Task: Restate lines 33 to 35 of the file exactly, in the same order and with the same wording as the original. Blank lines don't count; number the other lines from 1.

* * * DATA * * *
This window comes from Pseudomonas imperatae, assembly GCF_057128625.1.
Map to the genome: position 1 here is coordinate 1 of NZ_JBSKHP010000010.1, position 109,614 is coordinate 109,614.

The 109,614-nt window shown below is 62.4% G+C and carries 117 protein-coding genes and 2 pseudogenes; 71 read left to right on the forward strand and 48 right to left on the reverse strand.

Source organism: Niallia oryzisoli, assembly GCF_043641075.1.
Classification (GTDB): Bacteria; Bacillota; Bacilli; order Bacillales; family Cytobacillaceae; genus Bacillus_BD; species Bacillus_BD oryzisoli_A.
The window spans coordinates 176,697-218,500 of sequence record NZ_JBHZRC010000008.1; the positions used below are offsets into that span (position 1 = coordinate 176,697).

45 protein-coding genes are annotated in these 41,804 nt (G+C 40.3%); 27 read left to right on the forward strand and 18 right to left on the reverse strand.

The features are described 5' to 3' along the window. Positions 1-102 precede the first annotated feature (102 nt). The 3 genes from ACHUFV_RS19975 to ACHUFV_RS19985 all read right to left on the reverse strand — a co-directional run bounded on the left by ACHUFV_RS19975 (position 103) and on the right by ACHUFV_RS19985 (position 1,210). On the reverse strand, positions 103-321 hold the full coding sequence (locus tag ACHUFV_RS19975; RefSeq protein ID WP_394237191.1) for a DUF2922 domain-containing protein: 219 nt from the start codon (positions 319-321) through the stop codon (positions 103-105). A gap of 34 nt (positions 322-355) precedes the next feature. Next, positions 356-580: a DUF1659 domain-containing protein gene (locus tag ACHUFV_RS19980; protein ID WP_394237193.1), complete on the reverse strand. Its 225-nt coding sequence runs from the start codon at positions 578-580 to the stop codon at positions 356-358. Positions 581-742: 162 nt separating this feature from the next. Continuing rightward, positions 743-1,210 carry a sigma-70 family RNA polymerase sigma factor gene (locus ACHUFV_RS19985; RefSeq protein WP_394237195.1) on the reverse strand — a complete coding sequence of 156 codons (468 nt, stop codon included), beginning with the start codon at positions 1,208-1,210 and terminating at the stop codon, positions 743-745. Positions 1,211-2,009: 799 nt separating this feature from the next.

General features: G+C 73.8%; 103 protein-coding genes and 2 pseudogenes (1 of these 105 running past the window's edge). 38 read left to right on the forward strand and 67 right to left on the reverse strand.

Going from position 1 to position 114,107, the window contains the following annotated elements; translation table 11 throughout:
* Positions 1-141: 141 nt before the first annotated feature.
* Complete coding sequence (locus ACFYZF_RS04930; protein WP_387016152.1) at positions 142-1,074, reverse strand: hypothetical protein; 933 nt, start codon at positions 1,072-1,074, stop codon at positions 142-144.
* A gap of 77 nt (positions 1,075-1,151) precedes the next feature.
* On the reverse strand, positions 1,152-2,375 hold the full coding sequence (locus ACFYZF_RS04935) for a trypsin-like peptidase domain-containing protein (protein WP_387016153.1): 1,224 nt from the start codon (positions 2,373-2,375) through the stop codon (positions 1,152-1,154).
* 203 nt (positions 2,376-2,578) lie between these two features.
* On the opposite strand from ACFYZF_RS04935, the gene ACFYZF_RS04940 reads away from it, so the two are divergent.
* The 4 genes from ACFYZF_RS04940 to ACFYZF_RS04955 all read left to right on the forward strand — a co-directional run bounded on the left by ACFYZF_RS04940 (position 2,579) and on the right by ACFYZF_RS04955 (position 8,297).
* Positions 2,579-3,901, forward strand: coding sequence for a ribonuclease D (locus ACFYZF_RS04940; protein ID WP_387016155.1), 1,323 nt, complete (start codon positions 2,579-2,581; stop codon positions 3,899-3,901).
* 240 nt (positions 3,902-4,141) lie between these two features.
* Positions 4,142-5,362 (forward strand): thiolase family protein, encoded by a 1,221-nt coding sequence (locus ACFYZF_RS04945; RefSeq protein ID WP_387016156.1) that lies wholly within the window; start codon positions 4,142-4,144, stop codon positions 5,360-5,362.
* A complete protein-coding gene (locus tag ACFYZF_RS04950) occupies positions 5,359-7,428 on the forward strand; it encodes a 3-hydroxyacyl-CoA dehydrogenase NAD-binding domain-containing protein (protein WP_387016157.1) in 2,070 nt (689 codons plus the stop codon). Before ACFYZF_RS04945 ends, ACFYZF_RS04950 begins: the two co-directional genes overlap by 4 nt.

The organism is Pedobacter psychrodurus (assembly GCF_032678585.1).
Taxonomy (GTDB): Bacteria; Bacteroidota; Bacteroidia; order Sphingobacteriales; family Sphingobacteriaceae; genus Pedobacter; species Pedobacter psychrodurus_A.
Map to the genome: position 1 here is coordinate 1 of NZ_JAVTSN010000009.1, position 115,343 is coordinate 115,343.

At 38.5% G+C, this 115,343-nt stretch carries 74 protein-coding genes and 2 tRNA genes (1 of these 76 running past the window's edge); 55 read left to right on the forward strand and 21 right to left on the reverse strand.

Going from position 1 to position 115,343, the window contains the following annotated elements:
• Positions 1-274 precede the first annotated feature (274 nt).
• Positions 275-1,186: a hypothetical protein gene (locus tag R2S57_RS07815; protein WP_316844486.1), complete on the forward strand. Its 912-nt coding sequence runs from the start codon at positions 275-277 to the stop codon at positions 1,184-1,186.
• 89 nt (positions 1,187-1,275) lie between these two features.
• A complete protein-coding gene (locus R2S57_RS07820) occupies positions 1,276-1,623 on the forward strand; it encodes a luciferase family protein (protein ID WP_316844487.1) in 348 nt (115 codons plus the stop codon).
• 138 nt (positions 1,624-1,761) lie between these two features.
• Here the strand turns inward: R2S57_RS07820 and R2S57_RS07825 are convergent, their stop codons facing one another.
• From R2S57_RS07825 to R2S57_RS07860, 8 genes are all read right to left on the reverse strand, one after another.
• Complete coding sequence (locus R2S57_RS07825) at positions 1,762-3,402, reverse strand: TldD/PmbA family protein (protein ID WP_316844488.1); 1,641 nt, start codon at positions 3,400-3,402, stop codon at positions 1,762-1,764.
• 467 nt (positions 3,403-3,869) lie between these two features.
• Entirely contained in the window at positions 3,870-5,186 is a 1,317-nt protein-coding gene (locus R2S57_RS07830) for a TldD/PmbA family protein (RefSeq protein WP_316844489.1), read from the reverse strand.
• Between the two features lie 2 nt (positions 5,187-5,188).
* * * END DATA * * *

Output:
• From R2S57_RS07825 to R2S57_RS07860, 8 genes are all read right to left on the reverse strand, one after another.
• Complete coding sequence (locus R2S57_RS07825) at positions 1,762-3,402, reverse strand: TldD/PmbA family protein (protein ID WP_316844488.1); 1,641 nt, start codon at positions 3,400-3,402, stop codon at positions 1,762-1,764.
• 467 nt (positions 3,403-3,869) lie between these two features.